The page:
A little over a month ago, the brilliant team behind the online show Extra Credits made yet another thought-provoking video titled “Do Games Have Less Value Than Other Media?” In it, Dan, the narrator, recalls an experiment where various people were asked to describe the last episode of a TV show they watched, and most were able to do so with an astounding amount of detail, going as far as to recall the positions of the actors and camera, the lines that were spoken, the exact manner and sequence in which the actions occurred, etc.
But after the same people were asked to describe the last video game they played, most of them drew a blank. They could describe individual moments of the game in great detail, but the overall experience was usually glossed over in just a few words. As a result, Dan wonders if video games just have less value to us than other forms of entertainment. He suggests that our brains are simply not rigged to take video games seriously, so we subconsciously treat them as mindless entertainment. Dan mentions that the same thing happened to comics, in that for the longest time no one really took them all that seriously until Alan Moore and several other writers stepped in and demonstrated just what could be accomplished with the medium.
In conclusion, Dan says that the moment we allow games to become an integral part of our lives the way movies and music are, the sooner we’ll trick our subconscious into taking them seriously and paying attention. And frankly…I don’t buy that explanation.
Don’t get me wrong—the phenomenon of people being unable to recall video games is a very real one. Try it yourself. Can you remember what you did during yesterday’s play session of whatever it is you’re currently playing, from the moment you accessed the main menu to the moment you turned off your console? Hell, even if it’s not in great detail, can you at least draw a road map of the basic things you did in linear order? No matter how many people I asked, the result was always the same, and even if the average person scoffs at the idea of video games, the gamers I personally spoke to regard them as nothing short of an art form equal to, if not superior to, movies. And there’s also the fact that we’ve already had the Watchmen and Dark Knight Returns of our industry, with games like The Last of Us, Dear Esther, Ico, and oh so many more, all providing us with deep and meaningful experiences on par with the greatest masterpieces of the other arts.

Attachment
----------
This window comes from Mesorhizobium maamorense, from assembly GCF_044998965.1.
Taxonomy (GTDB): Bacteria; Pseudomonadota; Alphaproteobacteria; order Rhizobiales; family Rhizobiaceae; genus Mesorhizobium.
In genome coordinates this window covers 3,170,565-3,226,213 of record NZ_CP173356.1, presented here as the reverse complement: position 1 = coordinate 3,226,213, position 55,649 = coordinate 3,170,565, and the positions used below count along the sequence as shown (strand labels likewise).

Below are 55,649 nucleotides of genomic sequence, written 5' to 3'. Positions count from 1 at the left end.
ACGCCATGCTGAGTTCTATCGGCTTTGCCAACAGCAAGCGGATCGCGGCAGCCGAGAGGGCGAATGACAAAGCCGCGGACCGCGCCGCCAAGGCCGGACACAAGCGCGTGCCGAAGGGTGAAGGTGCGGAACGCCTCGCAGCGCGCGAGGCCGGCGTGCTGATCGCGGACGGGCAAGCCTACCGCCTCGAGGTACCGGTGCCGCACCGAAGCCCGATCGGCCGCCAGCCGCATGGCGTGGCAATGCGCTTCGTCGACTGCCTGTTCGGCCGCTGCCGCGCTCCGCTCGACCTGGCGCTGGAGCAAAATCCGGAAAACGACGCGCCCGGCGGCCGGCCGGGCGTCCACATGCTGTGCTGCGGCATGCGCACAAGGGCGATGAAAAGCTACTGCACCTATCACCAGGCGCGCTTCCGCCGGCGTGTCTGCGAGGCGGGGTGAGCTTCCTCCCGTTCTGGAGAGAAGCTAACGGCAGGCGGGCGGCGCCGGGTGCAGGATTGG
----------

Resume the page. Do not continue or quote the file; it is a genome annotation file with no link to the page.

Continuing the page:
I believe this has less to do with taking the medium seriously and more to do with substance. Games just aren’t as substantial as other media.
I’m defining substance as: “something of considerable importance, size, or worth.” For example, imagine that you’re the director of a movie, and you have been given a script to work with. Right in the middle of that script there’s a fight scene which doesn’t accomplish anything—the characters begin and end at the exact same location, the plot has not been advanced whatsoever, they have learned nothing new, and frankly, the fight scene isn’t all that impressive. What would you do? Obviously, the right answer is “cut it”. The fight scene is unnecessary, and by removing it from the movie, you can create a tighter and more substantial narrative. Ideally, every single scene in your movie must accomplish something, whether it’s progressing the story, developing characters, or introducing new elements to the narrative. Leave all of those pointless scenes in the script, and you end up with something akin to The Room.
But now imagine that you’re a video game director, and what you’re reading is a pitch from your designer about a level. Suddenly, that pointless fight scene in the middle makes perfect sense—in fact, you want a few more! Any action game relies on multiple instances of pointless conflict in order to advance its narrative, whether it’s Call of Duty, Uncharted, God of War, Final Fantasy, or Assassin’s Creed. When you meet a group of raiders in The Last of Us, you won’t necessarily advance the game’s plot or learn something about its central characters (it happens, of course, but more often than not, the raiders are just there to provide a challenge for the player so that they can feel rewarded upon reaching the next cutscene). This is what games have become: numerous, pointless encounters in between story bits while literally every single other medium has nothing but story bits!
No wonder we can’t recall most of our playtime. Can you imagine what a book would be like if there were 20 pages of descriptions for every page of story advancement?